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Topical diclofenac in the treatment of osteoarthritis of the knee

Authors Schuelert N, Russell F, McDougall J

Published 6 February 2011 Volume 2011:3 Pages 1—8

DOI https://doi.org/10.2147/ORR.S9685

Review by Single-blind

Peer reviewer comments 3

Niklas Schuelert, Fiona A Russell, Jason J McDougall
Department of Physiology and Pharmacology, University of Calgary, Calgary, AB, Canada

Abstract: Osteoarthritis (OA) is a common disease that affects millions of people worldwide. As there is no cure for OA, drug treatment to relieve symptoms is the main form of management. Nonsteroidal anti-inflammatory drugs (NSAIDs) such as diclofenac are the most commonly used drugs to treat knee OA pain. Unfortunately, these agents are associated with gastrointestinal and cardiovascular risks, which limit their chronic use. Topical NSAIDs are emerging as a viable alternative for managing OA pain. Because a pharmacologically effective dose can be restricted to the site of pain, there is superfluous systemic absorption, and the risk of related adverse effects is minimized. This article reviews the currently available preclinical and clinical information on topical diclofenac for the treatment of OA pain, including data from recently published randomized controlled trials regarding the efficacy and safety of topical diclofenac. Most studies confirm topical diclofenac to be as effective as oral diclofenac with significantly reduced side effects; however, the efficacy of NSAIDs is far from optimal, and more research needs to be done to investigate the underlying mechanisms of OA in order to improve treatment options, especially for patients with NSAID-resistant OA pain.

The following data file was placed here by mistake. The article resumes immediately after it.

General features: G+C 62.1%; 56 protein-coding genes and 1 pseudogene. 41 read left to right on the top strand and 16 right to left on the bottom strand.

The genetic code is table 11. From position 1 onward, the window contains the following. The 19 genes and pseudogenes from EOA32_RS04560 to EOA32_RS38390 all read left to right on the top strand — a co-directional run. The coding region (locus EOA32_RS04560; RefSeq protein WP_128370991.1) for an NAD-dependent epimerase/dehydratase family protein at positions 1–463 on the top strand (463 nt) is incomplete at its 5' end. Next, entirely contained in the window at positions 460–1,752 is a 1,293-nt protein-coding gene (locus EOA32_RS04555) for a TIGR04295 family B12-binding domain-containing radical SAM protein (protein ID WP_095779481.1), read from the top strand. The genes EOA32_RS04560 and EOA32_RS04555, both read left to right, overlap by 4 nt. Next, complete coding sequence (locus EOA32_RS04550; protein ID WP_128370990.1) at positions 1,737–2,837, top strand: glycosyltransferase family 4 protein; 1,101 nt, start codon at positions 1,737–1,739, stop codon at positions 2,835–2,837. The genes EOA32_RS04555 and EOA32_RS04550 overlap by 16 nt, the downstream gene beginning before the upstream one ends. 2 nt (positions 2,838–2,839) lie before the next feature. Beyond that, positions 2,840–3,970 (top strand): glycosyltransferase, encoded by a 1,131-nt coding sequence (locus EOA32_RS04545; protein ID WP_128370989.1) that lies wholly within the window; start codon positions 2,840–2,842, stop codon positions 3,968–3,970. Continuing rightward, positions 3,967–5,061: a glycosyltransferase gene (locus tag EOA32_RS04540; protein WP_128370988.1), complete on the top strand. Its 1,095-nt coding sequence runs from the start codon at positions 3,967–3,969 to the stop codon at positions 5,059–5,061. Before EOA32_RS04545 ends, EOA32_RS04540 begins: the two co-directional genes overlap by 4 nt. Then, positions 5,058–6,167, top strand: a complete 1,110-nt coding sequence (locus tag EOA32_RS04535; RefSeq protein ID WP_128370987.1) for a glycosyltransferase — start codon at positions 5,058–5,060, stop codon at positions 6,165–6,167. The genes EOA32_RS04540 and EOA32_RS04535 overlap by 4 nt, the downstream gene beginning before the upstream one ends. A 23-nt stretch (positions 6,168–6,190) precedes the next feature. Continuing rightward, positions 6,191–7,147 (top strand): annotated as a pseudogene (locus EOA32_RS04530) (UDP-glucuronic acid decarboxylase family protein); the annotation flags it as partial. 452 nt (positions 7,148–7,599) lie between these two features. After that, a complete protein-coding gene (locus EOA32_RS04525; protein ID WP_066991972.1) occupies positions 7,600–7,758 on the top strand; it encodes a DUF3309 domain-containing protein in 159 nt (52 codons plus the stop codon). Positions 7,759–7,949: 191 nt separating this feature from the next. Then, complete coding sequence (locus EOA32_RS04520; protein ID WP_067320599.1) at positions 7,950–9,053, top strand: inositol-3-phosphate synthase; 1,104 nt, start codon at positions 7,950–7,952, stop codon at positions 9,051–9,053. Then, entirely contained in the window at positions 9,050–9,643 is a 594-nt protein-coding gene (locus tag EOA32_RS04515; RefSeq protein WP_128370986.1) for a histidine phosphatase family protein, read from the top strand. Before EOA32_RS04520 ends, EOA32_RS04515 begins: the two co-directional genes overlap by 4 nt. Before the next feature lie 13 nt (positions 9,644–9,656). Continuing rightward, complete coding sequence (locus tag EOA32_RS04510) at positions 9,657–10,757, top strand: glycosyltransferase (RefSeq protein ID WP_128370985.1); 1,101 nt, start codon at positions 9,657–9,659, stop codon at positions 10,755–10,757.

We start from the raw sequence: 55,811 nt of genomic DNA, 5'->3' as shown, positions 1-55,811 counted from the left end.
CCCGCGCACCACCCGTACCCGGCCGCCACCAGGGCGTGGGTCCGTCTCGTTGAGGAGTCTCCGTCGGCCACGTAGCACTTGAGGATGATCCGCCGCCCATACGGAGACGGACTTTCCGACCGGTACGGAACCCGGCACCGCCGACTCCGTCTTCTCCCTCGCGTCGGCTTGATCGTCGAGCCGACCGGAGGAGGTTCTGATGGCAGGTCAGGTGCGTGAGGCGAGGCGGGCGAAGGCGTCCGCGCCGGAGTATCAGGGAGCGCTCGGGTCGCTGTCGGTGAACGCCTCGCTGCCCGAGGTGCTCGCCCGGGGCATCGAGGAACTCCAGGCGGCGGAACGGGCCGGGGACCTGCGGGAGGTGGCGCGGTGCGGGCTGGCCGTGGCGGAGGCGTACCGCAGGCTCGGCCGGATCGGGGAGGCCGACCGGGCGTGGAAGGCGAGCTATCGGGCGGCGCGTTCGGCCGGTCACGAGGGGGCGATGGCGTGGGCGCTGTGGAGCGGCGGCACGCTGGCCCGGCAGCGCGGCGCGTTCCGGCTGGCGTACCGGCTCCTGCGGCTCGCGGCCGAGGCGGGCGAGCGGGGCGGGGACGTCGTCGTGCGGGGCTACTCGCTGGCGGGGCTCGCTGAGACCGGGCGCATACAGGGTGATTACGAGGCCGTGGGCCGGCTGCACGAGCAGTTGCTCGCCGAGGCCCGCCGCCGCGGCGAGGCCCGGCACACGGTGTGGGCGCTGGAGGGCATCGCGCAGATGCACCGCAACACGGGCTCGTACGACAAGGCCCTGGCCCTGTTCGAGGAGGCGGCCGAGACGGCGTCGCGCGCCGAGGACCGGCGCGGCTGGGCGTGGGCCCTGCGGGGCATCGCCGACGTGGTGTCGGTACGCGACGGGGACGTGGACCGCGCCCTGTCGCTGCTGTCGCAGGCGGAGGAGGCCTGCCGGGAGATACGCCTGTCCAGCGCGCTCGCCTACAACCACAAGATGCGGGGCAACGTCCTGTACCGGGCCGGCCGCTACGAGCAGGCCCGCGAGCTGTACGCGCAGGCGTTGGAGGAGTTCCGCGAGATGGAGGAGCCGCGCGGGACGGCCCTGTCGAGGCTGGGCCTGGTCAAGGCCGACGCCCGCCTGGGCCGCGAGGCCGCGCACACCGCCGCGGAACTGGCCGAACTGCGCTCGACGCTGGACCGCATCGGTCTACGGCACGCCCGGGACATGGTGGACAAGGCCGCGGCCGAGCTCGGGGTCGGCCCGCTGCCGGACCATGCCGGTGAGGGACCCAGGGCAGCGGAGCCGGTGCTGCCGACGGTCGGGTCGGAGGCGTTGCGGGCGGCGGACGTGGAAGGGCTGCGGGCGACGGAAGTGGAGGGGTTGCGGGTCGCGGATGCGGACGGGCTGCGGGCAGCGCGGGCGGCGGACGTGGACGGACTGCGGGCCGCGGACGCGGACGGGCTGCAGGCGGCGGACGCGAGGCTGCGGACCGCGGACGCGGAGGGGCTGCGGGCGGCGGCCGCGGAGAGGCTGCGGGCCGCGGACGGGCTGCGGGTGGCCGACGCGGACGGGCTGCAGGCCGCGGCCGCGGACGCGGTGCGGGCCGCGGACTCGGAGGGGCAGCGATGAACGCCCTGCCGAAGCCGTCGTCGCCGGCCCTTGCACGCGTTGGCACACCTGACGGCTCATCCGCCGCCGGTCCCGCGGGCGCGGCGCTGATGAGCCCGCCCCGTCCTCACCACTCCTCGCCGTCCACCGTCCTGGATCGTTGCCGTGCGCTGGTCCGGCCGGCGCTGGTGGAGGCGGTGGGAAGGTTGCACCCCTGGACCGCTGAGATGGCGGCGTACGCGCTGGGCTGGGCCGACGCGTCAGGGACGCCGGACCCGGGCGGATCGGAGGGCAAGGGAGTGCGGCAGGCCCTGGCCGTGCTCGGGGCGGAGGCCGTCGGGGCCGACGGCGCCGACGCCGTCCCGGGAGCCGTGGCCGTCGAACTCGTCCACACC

Keywords: osteoarthritis, topical diclofenac, NSAID, joint pain
Erratum for this paper has been published

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